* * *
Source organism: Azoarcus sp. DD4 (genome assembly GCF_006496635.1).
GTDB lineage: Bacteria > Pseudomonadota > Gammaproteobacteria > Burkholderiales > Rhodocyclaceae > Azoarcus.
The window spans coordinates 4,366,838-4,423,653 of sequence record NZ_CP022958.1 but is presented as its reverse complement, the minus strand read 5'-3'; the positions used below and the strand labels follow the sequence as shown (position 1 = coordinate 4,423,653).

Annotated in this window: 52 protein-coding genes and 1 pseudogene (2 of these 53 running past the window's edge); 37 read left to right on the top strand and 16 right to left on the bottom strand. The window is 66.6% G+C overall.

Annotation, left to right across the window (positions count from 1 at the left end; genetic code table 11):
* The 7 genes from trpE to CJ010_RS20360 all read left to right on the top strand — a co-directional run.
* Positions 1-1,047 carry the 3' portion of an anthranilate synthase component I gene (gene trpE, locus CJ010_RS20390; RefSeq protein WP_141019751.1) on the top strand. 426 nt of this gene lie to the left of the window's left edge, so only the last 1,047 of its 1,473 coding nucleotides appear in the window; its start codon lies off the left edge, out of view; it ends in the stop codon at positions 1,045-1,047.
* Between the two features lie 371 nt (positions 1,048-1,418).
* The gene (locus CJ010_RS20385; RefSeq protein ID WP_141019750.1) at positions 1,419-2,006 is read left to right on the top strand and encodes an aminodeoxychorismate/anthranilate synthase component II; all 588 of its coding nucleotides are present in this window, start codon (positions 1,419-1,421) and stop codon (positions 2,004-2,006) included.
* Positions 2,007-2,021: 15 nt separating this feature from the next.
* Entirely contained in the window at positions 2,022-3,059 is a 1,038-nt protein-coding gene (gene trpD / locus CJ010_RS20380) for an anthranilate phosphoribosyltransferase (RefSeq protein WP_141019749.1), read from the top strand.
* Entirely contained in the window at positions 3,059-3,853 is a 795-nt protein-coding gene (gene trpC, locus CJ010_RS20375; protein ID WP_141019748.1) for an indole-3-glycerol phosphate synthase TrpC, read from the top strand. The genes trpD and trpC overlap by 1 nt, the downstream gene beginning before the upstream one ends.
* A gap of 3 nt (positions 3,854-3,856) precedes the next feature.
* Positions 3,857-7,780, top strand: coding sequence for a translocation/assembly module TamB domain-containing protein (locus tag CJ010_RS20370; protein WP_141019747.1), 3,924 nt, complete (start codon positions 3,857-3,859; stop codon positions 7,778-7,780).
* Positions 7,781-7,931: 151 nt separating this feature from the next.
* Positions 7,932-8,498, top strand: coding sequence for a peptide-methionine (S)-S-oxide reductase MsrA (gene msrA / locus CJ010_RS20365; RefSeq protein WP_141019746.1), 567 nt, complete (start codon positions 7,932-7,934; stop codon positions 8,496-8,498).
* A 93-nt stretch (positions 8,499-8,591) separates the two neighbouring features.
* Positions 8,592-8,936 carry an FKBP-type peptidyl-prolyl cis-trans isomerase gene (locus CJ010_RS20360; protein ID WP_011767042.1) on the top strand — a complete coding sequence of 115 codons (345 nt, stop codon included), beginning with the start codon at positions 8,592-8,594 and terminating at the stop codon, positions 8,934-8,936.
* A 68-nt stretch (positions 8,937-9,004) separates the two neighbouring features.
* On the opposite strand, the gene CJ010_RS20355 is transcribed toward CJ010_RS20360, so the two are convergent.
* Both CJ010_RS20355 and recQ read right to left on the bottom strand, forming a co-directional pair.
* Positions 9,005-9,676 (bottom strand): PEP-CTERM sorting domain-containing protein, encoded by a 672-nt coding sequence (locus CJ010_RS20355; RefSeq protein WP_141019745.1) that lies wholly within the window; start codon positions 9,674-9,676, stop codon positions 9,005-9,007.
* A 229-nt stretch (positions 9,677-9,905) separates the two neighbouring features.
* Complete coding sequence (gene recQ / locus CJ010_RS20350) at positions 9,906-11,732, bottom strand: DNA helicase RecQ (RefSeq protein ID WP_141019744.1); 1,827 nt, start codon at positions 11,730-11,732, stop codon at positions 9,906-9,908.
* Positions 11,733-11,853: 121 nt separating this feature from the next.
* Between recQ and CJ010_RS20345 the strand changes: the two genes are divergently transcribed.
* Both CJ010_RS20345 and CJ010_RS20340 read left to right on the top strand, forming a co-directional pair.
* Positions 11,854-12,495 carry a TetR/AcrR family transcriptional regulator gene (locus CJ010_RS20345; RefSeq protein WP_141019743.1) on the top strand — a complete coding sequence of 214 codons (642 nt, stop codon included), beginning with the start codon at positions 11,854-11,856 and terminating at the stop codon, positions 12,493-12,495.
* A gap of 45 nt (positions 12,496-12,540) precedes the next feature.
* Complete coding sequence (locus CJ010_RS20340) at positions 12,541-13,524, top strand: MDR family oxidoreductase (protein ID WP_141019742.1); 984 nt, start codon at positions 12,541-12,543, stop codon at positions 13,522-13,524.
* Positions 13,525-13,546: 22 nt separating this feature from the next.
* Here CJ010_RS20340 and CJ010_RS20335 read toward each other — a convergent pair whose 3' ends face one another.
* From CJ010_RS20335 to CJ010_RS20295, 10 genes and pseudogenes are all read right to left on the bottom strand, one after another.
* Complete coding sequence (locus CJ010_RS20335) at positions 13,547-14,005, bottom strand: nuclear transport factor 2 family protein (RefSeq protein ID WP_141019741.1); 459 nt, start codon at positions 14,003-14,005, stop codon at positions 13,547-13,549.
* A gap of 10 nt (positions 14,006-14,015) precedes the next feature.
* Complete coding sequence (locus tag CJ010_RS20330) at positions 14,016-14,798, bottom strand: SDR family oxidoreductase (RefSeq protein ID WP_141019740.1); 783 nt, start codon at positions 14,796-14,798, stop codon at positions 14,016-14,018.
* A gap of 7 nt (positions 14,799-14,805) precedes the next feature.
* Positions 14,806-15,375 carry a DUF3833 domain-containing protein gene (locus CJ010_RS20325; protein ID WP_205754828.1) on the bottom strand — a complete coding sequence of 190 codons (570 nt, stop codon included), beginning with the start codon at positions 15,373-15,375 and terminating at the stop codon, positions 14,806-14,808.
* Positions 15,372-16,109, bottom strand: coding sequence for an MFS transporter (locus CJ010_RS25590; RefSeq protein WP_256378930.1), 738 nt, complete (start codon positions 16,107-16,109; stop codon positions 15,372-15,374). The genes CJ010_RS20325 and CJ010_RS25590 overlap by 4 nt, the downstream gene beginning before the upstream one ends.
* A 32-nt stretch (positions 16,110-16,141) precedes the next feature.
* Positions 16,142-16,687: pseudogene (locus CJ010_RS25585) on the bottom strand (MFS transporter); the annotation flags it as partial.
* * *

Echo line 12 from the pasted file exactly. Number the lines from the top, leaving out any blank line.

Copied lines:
* Entirely contained in the window at positions 3,059-3,853 is a 795-nt protein-coding gene (gene trpC, locus CJ010_RS20375; protein ID WP_141019748.1) for an indole-3-glycerol phosphate synthase TrpC, read from the top strand. The genes trpD and trpC overlap by 1 nt, the downstream gene beginning before the upstream one ends.